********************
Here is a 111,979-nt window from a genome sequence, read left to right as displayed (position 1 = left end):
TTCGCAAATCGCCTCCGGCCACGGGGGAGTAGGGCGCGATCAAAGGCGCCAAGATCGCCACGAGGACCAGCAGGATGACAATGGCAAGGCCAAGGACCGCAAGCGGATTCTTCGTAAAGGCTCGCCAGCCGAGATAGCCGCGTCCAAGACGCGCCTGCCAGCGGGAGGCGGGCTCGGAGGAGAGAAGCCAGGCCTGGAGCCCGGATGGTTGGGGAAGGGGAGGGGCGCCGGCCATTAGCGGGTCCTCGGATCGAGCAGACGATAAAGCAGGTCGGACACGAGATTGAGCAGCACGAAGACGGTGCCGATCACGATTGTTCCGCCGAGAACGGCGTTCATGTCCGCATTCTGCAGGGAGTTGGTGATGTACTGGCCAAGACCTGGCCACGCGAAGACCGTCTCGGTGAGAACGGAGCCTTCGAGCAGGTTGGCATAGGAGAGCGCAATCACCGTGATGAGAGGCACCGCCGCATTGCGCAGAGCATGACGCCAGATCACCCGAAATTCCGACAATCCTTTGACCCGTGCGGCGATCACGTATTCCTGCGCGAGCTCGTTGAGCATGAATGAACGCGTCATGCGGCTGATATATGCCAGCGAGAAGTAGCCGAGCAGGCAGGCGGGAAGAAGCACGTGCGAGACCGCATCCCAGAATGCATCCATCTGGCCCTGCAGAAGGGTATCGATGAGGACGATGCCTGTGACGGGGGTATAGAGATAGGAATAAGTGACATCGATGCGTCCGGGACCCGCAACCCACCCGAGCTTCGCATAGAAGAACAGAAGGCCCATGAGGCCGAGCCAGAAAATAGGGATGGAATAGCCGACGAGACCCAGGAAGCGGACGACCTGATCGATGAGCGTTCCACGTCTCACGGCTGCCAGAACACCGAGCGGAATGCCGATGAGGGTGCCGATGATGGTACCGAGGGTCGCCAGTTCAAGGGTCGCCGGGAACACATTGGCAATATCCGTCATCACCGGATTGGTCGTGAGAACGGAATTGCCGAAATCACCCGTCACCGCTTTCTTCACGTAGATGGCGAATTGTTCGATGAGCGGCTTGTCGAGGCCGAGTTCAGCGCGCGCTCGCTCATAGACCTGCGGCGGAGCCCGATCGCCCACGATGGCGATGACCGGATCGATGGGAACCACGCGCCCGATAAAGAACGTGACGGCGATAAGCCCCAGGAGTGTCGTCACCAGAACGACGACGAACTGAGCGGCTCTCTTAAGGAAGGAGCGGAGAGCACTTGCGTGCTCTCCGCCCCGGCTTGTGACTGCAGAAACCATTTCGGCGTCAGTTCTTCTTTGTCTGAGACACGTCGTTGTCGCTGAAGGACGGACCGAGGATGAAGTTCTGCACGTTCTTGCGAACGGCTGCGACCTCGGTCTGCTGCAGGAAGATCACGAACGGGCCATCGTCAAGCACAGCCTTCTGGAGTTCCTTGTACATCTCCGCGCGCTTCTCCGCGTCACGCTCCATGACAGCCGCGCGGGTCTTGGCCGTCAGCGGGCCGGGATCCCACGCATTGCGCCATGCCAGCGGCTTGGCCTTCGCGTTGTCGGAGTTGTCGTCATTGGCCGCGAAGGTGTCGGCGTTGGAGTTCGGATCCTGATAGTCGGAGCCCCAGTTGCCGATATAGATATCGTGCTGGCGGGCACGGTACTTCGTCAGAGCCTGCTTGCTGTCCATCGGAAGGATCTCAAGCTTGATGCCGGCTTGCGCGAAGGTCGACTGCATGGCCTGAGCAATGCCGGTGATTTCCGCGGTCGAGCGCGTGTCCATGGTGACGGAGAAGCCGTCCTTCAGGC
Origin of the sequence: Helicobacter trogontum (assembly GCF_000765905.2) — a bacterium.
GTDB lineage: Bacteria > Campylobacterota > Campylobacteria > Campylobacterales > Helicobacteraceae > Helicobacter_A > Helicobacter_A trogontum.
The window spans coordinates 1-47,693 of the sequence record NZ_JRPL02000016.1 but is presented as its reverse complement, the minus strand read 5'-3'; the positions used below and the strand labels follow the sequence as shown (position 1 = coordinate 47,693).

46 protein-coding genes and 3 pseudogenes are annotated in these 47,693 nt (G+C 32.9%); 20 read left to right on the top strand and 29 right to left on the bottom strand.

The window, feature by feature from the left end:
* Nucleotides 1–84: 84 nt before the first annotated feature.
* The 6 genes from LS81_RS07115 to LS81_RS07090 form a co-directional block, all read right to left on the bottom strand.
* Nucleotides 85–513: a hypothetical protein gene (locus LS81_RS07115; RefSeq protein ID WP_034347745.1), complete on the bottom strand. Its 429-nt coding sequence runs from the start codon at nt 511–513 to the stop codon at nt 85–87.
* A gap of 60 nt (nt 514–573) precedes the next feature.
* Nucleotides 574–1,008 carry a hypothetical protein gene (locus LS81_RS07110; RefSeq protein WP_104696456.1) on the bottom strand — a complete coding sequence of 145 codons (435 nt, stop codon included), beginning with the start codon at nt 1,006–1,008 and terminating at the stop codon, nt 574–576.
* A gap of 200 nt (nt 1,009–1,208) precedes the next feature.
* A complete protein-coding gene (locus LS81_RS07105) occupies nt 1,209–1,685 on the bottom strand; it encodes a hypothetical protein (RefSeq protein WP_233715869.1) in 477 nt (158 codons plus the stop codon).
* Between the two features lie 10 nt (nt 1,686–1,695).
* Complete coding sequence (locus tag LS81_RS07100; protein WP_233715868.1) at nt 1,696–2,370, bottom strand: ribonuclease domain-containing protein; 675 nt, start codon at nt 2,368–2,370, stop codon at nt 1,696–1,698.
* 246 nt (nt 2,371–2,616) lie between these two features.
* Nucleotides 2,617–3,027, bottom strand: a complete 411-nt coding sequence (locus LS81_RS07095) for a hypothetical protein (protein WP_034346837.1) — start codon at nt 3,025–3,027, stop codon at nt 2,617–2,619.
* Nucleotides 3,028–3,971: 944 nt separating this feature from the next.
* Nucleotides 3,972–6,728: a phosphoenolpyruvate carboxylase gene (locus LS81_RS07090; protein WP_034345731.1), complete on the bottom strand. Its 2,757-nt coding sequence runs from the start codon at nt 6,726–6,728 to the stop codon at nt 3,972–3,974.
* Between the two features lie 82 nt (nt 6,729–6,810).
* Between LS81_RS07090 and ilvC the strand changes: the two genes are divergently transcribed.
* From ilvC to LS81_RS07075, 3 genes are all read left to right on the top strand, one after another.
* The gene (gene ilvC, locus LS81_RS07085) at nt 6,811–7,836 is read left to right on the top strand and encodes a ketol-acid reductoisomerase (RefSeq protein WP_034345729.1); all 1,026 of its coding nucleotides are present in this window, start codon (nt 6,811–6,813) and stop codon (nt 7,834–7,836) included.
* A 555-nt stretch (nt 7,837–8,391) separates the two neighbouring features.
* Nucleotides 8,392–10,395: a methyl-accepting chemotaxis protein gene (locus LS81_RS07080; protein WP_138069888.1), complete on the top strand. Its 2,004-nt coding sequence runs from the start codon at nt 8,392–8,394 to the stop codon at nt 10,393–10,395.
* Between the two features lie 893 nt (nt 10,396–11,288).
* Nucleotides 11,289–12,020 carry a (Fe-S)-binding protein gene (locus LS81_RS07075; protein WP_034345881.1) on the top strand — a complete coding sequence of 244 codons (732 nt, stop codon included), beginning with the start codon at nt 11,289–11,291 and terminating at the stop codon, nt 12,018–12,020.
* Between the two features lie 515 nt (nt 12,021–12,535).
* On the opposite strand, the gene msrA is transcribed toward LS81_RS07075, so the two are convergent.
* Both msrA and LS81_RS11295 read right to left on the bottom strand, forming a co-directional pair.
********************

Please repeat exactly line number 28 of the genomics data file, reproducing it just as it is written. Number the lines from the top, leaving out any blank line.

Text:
* Nucleotides 11,289–12,020 carry a (Fe-S)-binding protein gene (locus LS81_RS07075; protein WP_034345881.1) on the top strand — a complete coding sequence of 244 codons (732 nt, stop codon included), beginning with the start codon at nt 11,289–11,291 and terminating at the stop codon, nt 12,018–12,020.